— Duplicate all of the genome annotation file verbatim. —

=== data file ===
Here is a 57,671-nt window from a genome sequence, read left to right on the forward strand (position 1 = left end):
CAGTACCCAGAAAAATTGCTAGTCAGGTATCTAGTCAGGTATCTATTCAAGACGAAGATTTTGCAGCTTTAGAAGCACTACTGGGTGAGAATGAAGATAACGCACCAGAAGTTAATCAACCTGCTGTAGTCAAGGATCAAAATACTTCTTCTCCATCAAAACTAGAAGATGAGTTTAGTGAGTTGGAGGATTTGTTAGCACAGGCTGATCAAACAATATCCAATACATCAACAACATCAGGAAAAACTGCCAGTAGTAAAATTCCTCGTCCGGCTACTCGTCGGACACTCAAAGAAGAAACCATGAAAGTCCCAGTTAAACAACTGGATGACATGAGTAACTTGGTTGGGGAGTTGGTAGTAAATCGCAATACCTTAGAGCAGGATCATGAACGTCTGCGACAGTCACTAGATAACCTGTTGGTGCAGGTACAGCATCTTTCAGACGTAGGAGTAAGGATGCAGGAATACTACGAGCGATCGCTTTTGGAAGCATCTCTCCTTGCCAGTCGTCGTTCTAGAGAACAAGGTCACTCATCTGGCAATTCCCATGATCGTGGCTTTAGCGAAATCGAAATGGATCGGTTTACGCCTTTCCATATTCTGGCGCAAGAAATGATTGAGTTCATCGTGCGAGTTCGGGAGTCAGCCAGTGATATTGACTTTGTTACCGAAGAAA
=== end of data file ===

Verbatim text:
Here is a 57,671-nt window from a genome sequence, read left to right on the forward strand (position 1 = left end):
CAGTACCCAGAAAAATTGCTAGTCAGGTATCTAGTCAGGTATCTATTCAAGACGAAGATTTTGCAGCTTTAGAAGCACTACTGGGTGAGAATGAAGATAACGCACCAGAAGTTAATCAACCTGCTGTAGTCAAGGATCAAAATACTTCTTCTCCATCAAAACTAGAAGATGAGTTTAGTGAGTTGGAGGATTTGTTAGCACAGGCTGATCAAACAATATCCAATACATCAACAACATCAGGAAAAACTGCCAGTAGTAAAATTCCTCGTCCGGCTACTCGTCGGACACTCAAAGAAGAAACCATGAAAGTCCCAGTTAAACAACTGGATGACATGAGTAACTTGGTTGGGGAGTTGGTAGTAAATCGCAATACCTTAGAGCAGGATCATGAACGTCTGCGACAGTCACTAGATAACCTGTTGGTGCAGGTACAGCATCTTTCAGACGTAGGAGTAAGGATGCAGGAATACTACGAGCGATCGCTTTTGGAAGCATCTCTCCTTGCCAGTCGTCGTTCTAGAGAACAAGGTCACTCATCTGGCAATTCCCATGATCGTGGCTTTAGCGAAATCGAAATGGATCGGTTTACGCCTTTCCATATTCTGGCGCAAGAAATGATTGAGTTCATCGTGCGAGTTCGGGAGTCAGCCAGTGATATTGACTTTGTTACCGAAGAAA